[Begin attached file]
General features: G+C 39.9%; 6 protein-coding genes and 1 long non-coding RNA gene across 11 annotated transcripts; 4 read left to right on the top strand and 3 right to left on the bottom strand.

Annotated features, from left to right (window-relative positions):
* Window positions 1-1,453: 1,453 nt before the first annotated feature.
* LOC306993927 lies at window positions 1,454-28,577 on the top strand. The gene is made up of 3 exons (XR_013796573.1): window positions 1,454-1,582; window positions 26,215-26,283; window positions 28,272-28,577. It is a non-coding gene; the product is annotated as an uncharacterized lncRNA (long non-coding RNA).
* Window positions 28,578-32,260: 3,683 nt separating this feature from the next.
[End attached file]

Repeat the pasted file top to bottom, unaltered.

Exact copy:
General features: G+C 39.9%; 6 protein-coding genes and 1 long non-coding RNA gene across 11 annotated transcripts; 4 read left to right on the top strand and 3 right to left on the bottom strand.

Annotated features, from left to right (window-relative positions):
* Window positions 1-1,453: 1,453 nt before the first annotated feature.
* LOC306993927 lies at window positions 1,454-28,577 on the top strand. The gene is made up of 3 exons (XR_013796573.1): window positions 1,454-1,582; window positions 26,215-26,283; window positions 28,272-28,577. It is a non-coding gene; the product is annotated as an uncharacterized lncRNA (long non-coding RNA).
* Window positions 28,578-32,260: 3,683 nt separating this feature from the next.